Norwegian society is markedly secular, and religious leaders generally have no power beyond their own religious community. Public debate is nevertheless distinguished by a commonly held belief that religious leaders are powerful individuals. This is particularly the case with imams, who are accused of having too much power and of using this power to inhibit the integration of Muslims into Norwegian society. This article nuances this image by presenting imams’ activities and work; the conditions for this; and their self-understanding of their position of power in Norway. The imam’s role is illuminated through four fields: 1) the imam’s formal position, activities and areas of responsibility, 2) the imam’s authority regarding religious interpretation and advice or council, 3) the imam as he is presented in the Norwegian press, 4) the imam’s position as tempered by new Muslim authorities.1
DassettoF.HelanderE.“Leaders and Leaderships in Islam and in Transplanted Islam in Europe”Religion and Social Transitions199995HelsinkiUniversity of HelsinkiPublications of the Department of Practical Theology
DøvingC.LindholmT.ShamiS.Religiøst engasjement og sosial integrering: fins der viktige sammenhenger? En pilotstudie av muslimer i Oslo-området med familiebakgrunn fra Pakistan2010University of OsloRapport fra “Religiøsitet og integrering” (a pilot project under the research network PluRel, Religion in pluralistic society
Stokke NilsenK.Imamens rolle i norske aviser. Endringer etter etablering av moskeer i Oslo med vekt på årene 1988, 1998 og 20082010Masteroppgave i religion og Samfunn. Det teologiske fakultet, Universitetet i Oslo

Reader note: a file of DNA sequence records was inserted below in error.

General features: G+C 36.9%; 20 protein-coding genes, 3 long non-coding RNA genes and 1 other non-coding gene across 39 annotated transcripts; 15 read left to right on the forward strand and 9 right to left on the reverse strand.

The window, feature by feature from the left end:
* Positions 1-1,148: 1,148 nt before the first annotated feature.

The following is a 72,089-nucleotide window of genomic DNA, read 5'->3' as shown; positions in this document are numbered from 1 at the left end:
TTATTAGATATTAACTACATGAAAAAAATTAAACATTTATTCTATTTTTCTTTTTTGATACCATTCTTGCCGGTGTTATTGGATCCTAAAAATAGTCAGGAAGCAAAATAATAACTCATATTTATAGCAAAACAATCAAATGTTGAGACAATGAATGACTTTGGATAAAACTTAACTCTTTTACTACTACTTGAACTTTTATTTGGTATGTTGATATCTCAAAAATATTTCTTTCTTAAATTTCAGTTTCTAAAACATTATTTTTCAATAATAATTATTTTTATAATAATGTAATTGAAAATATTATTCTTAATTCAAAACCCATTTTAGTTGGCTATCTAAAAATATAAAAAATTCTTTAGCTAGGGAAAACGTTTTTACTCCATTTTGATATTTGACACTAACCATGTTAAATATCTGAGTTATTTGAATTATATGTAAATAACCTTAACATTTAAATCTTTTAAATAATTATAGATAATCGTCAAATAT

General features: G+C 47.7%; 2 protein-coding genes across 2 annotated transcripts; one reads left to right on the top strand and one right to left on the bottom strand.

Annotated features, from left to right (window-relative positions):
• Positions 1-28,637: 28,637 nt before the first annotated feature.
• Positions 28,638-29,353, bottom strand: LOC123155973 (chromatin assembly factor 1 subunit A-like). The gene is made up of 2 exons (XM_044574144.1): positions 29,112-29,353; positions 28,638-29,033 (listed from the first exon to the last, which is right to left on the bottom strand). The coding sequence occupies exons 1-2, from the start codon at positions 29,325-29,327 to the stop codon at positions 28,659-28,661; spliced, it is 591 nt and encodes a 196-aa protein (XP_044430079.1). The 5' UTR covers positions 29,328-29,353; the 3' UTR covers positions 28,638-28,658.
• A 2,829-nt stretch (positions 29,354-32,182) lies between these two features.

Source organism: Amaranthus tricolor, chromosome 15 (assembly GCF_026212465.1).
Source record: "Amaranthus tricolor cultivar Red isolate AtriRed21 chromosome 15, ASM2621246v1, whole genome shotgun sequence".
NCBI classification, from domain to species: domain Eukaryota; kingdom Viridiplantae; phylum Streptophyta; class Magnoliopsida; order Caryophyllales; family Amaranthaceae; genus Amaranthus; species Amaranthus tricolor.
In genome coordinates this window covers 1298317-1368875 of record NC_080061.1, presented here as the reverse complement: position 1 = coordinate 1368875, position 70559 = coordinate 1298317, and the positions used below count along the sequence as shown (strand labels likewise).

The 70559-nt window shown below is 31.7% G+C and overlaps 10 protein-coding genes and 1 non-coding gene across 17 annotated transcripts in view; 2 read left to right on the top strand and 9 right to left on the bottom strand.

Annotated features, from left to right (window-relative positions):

Birt, J., “Good Imam, Bad Imam: Civic religion and national integration in Britain post 9/11,” in Muslim World, 96: 4 (2006), pp. 687-705. In England public policy on imams developed also increased after the London bombing in 2005.
Hervik, P.,E. Eide, and R. Kunelius, “A Long and Messy Event” in Eide, E., R. Kunelius and A. Phillips, (eds.), Transnational Media Events. The Mohammed Cartoons and the Imagined Clash of Civilizations. (Gothenburg: Nordicom, 2008), pp. 29-38.
Morey, P., and A. Yaqin, Framing Muslims: Stereotyping and Representation after 9/11, (Harvard: Harvard University Press, 2011), pp. 2-4.
Bowen, J., Can Islam be French? Pluralism and pragmatism in a secular state, (Princeton: Princeton University Press, 2010), Larsen, L, Islamsk rettstenkning i møte med dagliglivets utfordringer: fatwaer som løsningsforslag for muslimske kvinner i Vest-Europa, phd., levert ved Det humanistiske fakultet, Universitetet i Oslo (2011).